Isaiah warned that those who trust in their wickedness and in their own knowledge and say that God does not exist will be visited with sudden desolation. He says: “For thou hast trusted in thy wickedness: thou hast said, none seeth me. Thy wisdom and thy knowledge, it hath perverted thee; and thou hast said in thine heart, I am, and none else beside me. Therefore shall evil come upon thee.” (Isaiah 47: 10-11)
And finally, this idol is given one of the strongest condemnations in all of scripture in 2 Nephi 9: 42-43:
“And whoso knocketh, to him will he open; and the wise, and the learned, and they that are rich, who are puffed up because of their learning, and their wisdom, and their riches—yea, they are they whom he despiseth; and save they shall cast these things away, and consider themselves fools before God, and come down in the depths of humility, he will not open unto them. But the things of the wise and the prudent shall be hid from them forever—yea, that happiness which is prepared for the saints.”
The antidote to this idol is given in Proverbs 3: 5-8. “Trust in the Lord with all thine heart; and lean not unto thine own understanding. In all thy ways acknowledge him, and he shall direct thy paths. Be not wise in thine own eyes: fear the Lord, and depart from evil. It shall be health to thy navel, and marrow to thy bones.” (Proverbs 3: 5-8)
Idol #3: Pleasure of “Happiness”
While wealth and the philosophies of men are common idols, another common idol is that of pleasure or happiness. We worship this idol when we prioritize comfort, pleasure or what we perceive as our own happiness above obeying the will of the Lord. In some ways, this may be the ultimate idol that so many of us are subject to. We calculate what we think will make us happy and we make that our ultimate concern in life rather than obeying the will of God. The irony of such a quest is that by pursuing your own happiness, you are ensuring your misery. While denying your own short-term happiness guarantees your eternal joy.
This is what Christ mean when he taught: “Whosoever shall seek to save his life shall lose it; and whosoever shall lose his life shall preserve it.” (Luke 17:33) Or in other words, those who seek their own will in life lose their life while those who lose their lives in the service of the Lord gain it.
Jesus also taught us to be wary of this idol when He said “It is written, that man shall not live by bread alone, but by every word of God.” (Luke 4:4) Or in other words, life is about more than worrying about survival or appeasing our physical appetites but is about living by every word of God.
Peter adds his witness when he wrote: “That we no longer should live the rest of our time in the flesh to the lusts of men, but to the will of God.” (1 Peter 4:2)
Jesus also warned us against loving the things of this world that satisfy the lusts and pleasures of the flesh. “Love not the world, neither the things that are in the world. If any man love the world, the love of the Father is not in him. For all that is in the world, the lust of the flesh, and the lust of the eyes, and the pride of life, is not of the Father, but is of the world. And the world passeth away, and the lust thereof: but he that doeth the will of God abideth for ever.” (1 John 2: 15-17)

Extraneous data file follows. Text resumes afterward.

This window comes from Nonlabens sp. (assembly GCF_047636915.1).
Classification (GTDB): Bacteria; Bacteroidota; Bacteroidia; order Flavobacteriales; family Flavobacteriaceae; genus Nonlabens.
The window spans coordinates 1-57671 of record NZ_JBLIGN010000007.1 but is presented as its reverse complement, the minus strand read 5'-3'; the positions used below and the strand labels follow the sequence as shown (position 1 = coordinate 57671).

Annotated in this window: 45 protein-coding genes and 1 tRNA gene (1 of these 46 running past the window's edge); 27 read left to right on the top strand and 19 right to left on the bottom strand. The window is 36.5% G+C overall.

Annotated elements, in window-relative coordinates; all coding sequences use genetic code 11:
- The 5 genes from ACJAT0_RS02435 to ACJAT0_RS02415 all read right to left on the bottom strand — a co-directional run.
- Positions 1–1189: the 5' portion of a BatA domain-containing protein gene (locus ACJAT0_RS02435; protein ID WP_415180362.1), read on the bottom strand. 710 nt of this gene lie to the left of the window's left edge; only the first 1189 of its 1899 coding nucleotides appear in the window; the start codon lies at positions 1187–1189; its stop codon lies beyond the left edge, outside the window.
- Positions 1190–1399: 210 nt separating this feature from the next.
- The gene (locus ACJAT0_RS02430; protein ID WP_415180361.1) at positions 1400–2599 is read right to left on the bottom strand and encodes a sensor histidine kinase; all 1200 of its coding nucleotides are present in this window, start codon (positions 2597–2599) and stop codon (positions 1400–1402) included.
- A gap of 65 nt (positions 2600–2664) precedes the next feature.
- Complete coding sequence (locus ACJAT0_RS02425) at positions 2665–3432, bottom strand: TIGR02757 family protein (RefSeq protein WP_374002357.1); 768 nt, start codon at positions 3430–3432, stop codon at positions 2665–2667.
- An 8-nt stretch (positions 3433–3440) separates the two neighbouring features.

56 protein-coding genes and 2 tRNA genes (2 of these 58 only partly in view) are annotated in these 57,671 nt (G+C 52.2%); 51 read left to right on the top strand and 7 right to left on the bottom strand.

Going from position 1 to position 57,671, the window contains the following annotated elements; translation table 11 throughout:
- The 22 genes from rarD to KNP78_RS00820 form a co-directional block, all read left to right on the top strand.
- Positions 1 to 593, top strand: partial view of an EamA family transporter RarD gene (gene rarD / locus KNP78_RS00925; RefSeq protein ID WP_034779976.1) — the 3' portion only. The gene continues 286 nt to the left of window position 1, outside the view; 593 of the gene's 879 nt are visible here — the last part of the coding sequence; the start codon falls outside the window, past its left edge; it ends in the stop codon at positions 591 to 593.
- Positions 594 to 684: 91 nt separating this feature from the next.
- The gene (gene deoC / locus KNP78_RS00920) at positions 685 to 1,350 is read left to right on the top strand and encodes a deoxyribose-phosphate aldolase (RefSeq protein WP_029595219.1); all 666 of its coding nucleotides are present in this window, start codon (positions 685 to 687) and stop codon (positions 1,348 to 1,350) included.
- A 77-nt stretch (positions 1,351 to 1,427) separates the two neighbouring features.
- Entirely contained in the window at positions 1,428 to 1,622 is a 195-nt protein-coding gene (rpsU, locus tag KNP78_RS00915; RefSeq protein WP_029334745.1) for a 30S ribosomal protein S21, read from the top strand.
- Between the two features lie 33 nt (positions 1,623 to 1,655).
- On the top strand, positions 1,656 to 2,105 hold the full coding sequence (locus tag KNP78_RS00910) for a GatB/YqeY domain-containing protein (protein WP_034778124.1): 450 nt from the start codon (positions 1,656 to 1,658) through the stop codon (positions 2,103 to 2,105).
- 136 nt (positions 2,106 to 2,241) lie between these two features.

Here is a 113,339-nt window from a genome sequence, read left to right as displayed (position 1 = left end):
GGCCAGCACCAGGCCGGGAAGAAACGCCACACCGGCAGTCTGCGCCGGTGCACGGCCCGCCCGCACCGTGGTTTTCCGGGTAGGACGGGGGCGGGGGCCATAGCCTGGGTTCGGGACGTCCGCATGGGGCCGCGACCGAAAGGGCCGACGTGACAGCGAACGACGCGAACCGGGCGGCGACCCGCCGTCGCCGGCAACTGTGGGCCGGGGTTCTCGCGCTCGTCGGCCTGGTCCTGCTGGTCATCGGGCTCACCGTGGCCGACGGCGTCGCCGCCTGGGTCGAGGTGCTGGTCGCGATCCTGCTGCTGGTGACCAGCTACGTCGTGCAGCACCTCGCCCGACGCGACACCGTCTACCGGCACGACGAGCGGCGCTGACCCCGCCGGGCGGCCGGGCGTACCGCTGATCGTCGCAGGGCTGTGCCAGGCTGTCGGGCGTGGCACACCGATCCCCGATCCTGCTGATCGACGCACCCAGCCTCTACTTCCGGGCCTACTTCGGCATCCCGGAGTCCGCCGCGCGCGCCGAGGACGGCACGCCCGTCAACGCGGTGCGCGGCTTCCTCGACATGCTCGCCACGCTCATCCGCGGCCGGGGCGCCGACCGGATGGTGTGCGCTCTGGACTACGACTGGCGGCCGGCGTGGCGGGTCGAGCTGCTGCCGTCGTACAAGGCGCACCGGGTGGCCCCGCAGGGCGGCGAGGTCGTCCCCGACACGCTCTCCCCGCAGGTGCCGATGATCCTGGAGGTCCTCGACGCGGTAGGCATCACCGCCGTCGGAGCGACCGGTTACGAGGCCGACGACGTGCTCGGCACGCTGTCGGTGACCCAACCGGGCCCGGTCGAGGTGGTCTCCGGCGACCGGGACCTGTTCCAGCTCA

The Story of Esau selling his birthright to Jacob illustrates the dangers of this idol. Dallin H. Oaks explains: “The contrast between the spiritual and the temporal is also illustrated by the twins Esau and Jacob and their different attitudes toward their birthright. The firstborn, Esau, “despised his birthright.” (Gen. 25:34.) Jacob, the second twin, desired it. Jacob valued the spiritual, while Esau sought the things of this world. When he was hungry, Esau sold his birthright for a mess of pottage. “Behold,” he explained, “I am at the point to die: and what profit shall this birthright do to me?” (Gen. 25:32.) Many Esaus have given up something of eternal value in order to satisfy a momentary hunger for the things of the world.” (“Spirituality,” Ensign, Nov. 1985, 61) (jacob and esau)
Janet G. Lee expounds further: “Esau’s logic seems superficially sound, but in giving up his birthright for a single meal he becomes the poster child for sacrificing his future to the immediate needs of the body…..A million times over in a million subsequent tragedies, men have done the same thing—whether for a mess of pottage, a drink, a cigarette, one night of indulgence, one peek at pornography, or one more hit of heroine—the eternal inheritance is relinquished for a momentary pleasure. “If only we could realize that the momentary pleasure we might feel by an act of disobedience can never be equal to the feelings of peace and happiness that result from obedience.” (Janet G. Lee, New Era, Feb. 1994, 49) (Jacob and Esau)
We need to be careful because this idol is so thoroughly ingrained in our culture that it can be difficult to recognize. An example from ancient Israelite culture during the time of Malachi illustrates the point. The men of that time had worshipped the idol of personal happiness when they had put away their wives in order to take pleasure in marrying younger women. It was so ingrained in Israelite culture at the time that even the priests allowed this behavior.
Malachi 2: 13-17 explains the situation: “And this have ye done again, covering the altar of the Lord with tears, with weeping, and with crying out, insomuch that he regardeth not the offering any more, or receiveth it with good will at your hand. Yet ye say, wherefore? Because the Lord hath been witness between thee and the wife of thy youth, against whom thou hast dealt treacherously: yet is she thy companion, and the wife of thy covenant…Therefore take heed to your spirit, and let none deal treacherously against the wife of his youth. For the Lord, the God of Israel, saith that he hateth putting away…therefore take heed to your spirit that ye deal not treacherously. Ye have wearied the Lord with your words. Yet ye say, wherein have we wearied him? When ye say, every one that doeth evil is good in the sight of the Lord, and he delighteth in them; or, where is the God of judgment?” (Malachi 2: 13-17)